Thursday, January 17, 2013

US-China software arbitrage

Who says outsourcing doesn't work?  :-)

This is just a single anecdote, but it suggests that US software developers cost many times more than coders of similar quality in China ...
Verizon RISK team security blog: ... As it turns out, Bob had simply outsourced his own job to a Chinese consulting firm. Bob spent less that one fifth of his six-figure salary for a Chinese firm to do his job for him. Authentication was no problem, he physically FedExed his RSA token to China so that the third-party contractor could log-in under his credentials during the workday. It would appear that he was working an average 9 to 5 work day. Investigators checked his web browsing history, and that told the whole story.

A typical ‘work day’ for Bob looked like this:

9:00 a.m. – Arrive and surf Reddit for a couple of hours. Watch cat videos
11:30 a.m. – Take lunch
1:00 p.m. – Ebay time.
2:00 – ish p.m Facebook updates – LinkedIn
4:30 p.m. – End of day update e-mail to management.
5:00 p.m. – Go home

Evidence even suggested he had the same scam going across multiple companies in the area. All told, it looked like he earned several hundred thousand dollars a year, and only had to pay the Chinese consulting firm about fifty grand annually. The best part? Investigators had the opportunity to read through his performance reviews while working alongside HR. For the last several years in a row he received excellent remarks. His code was clean, well written, and submitted in a timely fashion. Quarter after quarter, his performance review noted him as the best developer in the building.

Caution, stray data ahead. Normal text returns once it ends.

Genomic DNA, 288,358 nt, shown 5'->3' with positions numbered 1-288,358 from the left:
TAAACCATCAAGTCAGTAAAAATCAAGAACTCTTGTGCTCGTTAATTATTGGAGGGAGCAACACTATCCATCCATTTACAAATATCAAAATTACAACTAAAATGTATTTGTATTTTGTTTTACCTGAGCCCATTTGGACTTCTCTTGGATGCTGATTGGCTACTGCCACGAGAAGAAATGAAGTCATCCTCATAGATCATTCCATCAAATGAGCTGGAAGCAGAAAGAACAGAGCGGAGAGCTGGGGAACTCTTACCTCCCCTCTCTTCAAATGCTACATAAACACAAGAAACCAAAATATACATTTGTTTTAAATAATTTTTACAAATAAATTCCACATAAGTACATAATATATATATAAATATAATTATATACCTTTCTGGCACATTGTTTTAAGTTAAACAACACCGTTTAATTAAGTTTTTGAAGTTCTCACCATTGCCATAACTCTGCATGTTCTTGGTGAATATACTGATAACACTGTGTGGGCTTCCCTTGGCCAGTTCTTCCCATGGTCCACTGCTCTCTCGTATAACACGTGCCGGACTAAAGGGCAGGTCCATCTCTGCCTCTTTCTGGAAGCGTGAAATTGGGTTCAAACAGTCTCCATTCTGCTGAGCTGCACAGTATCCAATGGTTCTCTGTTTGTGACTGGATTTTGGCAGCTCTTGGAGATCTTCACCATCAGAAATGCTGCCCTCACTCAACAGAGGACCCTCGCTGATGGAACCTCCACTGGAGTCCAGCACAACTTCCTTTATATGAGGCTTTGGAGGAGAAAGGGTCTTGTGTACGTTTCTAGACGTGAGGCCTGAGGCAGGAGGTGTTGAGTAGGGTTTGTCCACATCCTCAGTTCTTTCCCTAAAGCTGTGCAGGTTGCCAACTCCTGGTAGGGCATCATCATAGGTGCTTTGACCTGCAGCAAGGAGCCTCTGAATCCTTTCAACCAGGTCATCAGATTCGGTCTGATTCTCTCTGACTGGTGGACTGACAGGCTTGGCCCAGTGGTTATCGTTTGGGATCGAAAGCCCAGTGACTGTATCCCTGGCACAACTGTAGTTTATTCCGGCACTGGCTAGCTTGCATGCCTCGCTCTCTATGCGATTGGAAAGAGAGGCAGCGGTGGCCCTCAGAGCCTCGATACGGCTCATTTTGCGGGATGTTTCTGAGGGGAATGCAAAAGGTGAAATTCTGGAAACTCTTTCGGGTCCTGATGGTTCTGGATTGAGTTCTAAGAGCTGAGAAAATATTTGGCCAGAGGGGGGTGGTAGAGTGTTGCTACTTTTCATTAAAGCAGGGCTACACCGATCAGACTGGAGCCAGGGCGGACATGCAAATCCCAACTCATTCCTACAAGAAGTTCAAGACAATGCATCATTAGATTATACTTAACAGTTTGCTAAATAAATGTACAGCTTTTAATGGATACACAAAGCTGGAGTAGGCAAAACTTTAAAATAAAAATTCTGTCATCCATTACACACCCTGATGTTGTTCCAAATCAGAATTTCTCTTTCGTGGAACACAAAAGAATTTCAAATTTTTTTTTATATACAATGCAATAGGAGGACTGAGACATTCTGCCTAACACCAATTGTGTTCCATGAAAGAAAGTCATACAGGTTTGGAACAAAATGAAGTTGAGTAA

Liam Finley said...

His "typical workday" sounds unremarkable for a worker in a large US company. Sounds like he did a good job managing the Chinese contractors. I say he earned his pay.

Anonymous said...

I agree with Liam.... Its no small feat to create and communicate a relevant spec.
Value added exchange, yes... Arbitrage, no..

Robert Sykes said...

Agreed. He gave his employers good value. And how is he business any different from Apple's or numerous other American companies that outsource their manufacturing?

By the way, where did the Chinese coders learn their craft? American graduate programs in engineering and the sciences are populated primarily by foreign students a great many of whom are Chinese.

Steve Hsu said...

Very few developers in China these days were trained in the US. Most students who come here for grad school actually stay.

steve hsu said...

Very few Chinese developers in China were educated in the US. Most graduate students admitted to US programs stay here, and the ones that go back tend to take more senior positions.

Bobdisqus said...

Non- disclosure agreements would seem to be a problem, and I wonder what it cost them reviewing for unexpected prizes. My co-workers in China liked this when I sent it and asked for updated contact info for the sub we use there.

Kyrilluk said...

His daily routine seems incredibly boring. I don't believe this. He seems to be a clever guy. Any person with half a brain would end up killing himself only surfing on the Net. I think that there is more to this story that what is being said.

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